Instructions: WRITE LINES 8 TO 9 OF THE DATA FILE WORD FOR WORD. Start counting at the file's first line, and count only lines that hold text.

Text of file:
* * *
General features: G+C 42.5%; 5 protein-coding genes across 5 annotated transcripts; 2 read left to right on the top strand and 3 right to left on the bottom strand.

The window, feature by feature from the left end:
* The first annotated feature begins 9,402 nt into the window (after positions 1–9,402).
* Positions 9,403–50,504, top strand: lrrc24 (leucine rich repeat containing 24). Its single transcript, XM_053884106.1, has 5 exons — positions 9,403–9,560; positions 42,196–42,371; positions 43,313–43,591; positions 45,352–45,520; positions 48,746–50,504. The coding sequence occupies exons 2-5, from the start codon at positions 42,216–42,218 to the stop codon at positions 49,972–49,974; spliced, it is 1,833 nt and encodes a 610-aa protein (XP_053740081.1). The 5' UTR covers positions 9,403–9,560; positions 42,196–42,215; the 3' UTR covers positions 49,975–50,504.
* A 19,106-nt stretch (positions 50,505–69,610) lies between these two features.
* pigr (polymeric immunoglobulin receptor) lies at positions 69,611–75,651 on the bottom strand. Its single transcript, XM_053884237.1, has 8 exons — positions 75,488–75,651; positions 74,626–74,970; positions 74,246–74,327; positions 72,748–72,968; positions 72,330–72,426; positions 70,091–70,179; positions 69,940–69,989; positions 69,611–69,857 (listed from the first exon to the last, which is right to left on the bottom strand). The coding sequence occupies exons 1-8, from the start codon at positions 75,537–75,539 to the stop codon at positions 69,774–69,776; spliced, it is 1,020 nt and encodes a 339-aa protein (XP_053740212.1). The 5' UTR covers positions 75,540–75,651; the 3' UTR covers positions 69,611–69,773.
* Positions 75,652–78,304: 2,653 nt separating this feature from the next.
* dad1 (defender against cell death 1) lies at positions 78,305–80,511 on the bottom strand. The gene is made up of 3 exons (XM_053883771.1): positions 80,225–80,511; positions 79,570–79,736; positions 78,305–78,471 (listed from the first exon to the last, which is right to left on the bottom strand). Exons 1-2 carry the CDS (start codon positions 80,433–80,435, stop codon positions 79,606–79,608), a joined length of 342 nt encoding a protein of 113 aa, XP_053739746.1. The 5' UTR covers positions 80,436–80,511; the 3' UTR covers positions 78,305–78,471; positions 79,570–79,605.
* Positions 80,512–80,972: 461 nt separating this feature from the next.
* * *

* dad1 (defender against cell death 1) lies at positions 78,305–80,511 on the bottom strand. The gene is made up of 3 exons (XM_053883771.1): positions 80,225–80,511; positions 79,570–79,736; positions 78,305–78,471 (listed from the first exon to the last, which is right to left on the bottom strand). Exons 1-2 carry the CDS (start codon positions 80,433–80,435, stop codon positions 79,606–79,608), a joined length of 342 nt encoding a protein of 113 aa, XP_053739746.1. The 5' UTR covers positions 80,436–80,511; the 3' UTR covers positions 78,305–78,471; positions 79,570–79,605.
* Positions 80,512–80,972: 461 nt separating this feature from the next.